Read the rest of this entry »

The benefits of studying economics

March 21st, 2012 by eoghan

Why Study Economics? is a website that encourages students from all educational backgrounds to study economics as their first degree. It also provides information to teachers and parents.

Where can students study economics? Over 95 departments across the UK offer an Economics degree. Some of these are straight (‘single’) Economics degrees. Normally they are simply called Economics, but sometimes they are more specialist, e.g. Agricultural Economics or Business Economics. Other degrees combine Economics with another subject (‘joint degrees’). The titles of these joint degrees includes: Economics and Management; Economics and Finance; Economics and Philosophy; Economics and Accounting; Economics and Business; Economics and History; and Economics and Politics.

What will economics students do at university? Most economics students will experience a generic first year at university which builds a solid foundation. The most important modules for a first-year economics student are Introductory Microeconomics, Introductory Macroeconomics and Quantitative Methods for Economics (statistics/mathematics). The concepts taught in these three modules will be used throughout an economics undergraduate degree. In their second, and particularly third, year at university, economics students will have a number of optional units. Students will be able to specialise in Development Economics, Managerial Economics, Labour Economics, Monetary Economics and so on. If students are on a joint degree they will have modules in their other subject in all three years, some of which will be compulsory. Students on either single or joint economics degrees may also be able to do an optional module in another subject area such as a modern language.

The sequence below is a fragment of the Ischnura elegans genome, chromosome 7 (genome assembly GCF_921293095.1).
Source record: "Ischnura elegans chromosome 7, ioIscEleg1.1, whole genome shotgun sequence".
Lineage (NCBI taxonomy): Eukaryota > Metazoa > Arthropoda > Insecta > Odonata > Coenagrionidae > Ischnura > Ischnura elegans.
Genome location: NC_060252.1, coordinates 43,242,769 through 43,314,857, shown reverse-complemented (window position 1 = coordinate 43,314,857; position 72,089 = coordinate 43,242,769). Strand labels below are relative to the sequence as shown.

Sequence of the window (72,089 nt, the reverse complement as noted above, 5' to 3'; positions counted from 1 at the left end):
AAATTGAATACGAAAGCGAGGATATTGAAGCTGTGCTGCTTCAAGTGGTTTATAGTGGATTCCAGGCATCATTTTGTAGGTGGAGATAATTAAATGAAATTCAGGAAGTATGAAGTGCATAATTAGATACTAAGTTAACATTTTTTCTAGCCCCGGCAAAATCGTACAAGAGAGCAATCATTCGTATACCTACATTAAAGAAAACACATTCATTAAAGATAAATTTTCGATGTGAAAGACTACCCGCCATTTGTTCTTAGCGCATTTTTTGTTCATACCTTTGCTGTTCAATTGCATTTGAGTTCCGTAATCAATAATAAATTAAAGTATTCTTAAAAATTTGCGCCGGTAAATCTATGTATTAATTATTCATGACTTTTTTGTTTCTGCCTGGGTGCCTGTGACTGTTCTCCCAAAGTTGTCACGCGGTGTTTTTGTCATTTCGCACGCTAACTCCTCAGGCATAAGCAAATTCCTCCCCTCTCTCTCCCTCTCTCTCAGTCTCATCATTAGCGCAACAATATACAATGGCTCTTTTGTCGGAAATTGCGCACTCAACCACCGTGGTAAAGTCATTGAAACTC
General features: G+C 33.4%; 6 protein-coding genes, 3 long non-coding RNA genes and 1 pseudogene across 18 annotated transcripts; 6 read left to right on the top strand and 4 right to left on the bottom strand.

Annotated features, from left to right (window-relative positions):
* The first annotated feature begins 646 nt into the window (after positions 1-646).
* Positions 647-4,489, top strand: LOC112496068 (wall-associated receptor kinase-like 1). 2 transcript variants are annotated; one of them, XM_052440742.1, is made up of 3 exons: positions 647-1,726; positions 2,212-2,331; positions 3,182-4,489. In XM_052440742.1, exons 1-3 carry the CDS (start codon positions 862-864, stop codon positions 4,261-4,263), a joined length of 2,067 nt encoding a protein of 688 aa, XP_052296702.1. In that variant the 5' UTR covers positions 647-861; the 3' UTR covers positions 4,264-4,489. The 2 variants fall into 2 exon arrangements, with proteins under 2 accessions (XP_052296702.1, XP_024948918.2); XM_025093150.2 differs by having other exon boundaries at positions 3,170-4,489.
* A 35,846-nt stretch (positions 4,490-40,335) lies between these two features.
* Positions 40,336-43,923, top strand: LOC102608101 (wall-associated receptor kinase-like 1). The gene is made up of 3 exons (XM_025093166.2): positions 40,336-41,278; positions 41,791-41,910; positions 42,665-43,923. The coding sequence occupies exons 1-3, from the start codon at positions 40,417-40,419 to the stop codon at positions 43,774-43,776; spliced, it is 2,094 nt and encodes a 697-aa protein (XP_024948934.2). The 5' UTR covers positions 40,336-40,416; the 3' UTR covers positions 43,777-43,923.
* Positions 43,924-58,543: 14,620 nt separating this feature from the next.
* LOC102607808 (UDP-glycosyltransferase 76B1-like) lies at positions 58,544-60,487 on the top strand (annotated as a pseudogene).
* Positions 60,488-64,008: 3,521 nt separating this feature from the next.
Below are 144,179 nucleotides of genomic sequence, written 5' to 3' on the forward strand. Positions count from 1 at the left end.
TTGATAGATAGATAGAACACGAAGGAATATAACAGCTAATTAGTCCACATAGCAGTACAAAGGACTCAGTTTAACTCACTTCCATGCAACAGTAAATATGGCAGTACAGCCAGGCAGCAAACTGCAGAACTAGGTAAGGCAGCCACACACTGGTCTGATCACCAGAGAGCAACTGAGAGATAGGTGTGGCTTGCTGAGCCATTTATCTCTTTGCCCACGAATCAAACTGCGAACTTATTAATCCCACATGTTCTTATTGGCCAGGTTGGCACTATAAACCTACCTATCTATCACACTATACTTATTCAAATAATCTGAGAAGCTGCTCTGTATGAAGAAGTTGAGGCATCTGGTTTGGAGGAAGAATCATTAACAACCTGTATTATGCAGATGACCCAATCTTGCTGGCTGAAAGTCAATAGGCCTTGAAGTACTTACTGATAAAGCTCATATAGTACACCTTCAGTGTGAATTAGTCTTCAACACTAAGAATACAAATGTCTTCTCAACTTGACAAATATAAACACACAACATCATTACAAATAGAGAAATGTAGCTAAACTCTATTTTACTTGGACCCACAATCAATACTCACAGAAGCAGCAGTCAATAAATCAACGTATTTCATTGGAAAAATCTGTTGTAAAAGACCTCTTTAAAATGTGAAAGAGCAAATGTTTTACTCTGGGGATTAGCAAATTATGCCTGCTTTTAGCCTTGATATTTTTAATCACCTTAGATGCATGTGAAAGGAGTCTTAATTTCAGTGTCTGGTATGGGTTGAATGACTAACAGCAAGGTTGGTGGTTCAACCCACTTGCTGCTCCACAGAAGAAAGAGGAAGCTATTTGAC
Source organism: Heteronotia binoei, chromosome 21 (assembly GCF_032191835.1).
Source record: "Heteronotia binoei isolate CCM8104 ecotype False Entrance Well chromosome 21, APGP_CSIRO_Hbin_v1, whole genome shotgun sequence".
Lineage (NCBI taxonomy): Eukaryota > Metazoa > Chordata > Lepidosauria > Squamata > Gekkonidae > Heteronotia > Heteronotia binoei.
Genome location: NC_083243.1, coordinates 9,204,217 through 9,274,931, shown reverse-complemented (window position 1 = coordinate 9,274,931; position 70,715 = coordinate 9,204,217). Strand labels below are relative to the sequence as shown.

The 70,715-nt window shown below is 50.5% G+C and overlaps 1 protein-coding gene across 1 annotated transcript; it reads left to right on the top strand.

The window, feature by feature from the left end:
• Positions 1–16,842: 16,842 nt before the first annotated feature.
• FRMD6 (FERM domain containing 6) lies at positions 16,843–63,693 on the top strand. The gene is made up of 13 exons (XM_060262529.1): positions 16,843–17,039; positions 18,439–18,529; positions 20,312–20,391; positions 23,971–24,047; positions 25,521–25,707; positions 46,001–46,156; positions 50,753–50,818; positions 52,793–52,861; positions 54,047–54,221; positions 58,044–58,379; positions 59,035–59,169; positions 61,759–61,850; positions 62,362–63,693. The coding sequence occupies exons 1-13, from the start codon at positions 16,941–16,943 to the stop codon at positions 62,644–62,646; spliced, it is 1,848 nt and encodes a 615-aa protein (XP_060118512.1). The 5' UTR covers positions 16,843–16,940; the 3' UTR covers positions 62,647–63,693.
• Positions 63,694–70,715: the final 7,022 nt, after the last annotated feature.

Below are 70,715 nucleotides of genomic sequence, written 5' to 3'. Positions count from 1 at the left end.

“Until studying a course like economics not a lot of people are aware of how the world works, including industries, businesses and governments. You realise that it’s very important to be educated in this type of thing even if it gets to the stage where you become annoyed with family and friends for moaning about taxes!”

The workload at university is generally heavier than at A-level. Students can expect around 10 – 15 hours of contact time a week, consisting of a mixture of lectures and tutorials/seminars/workshops. In addition to this, students will be expected to put in a minimum of 20 hours per week of independent study. The number of contact hours will normally fall between years one, two and three but the amount of independent study will rise (at least it should do!).

Why do students enjoy economics? Economics is the perfect combination of numbers and words, problems and essays, calculations and interpretations. It is both an art and a science subject. Students have the opportunity to build models which give insights into the real world, and then to critique these models on the basis of their assumptions. There is rarely a right answer in economics but any argument put forward must be backed up by quantitative evidence. Students ultimately enjoy economics because it allows them to employ and develop analytical and evaluative skills.

“My decision to pursue an Economics degree has been the single most valuable investment I have made to date.  It sharpened my ability to critically assess information, deliver disciplined and well structured arguments and become a more confident team player.”

What do students need to have studied to read economics at university? Read the rest of this entry »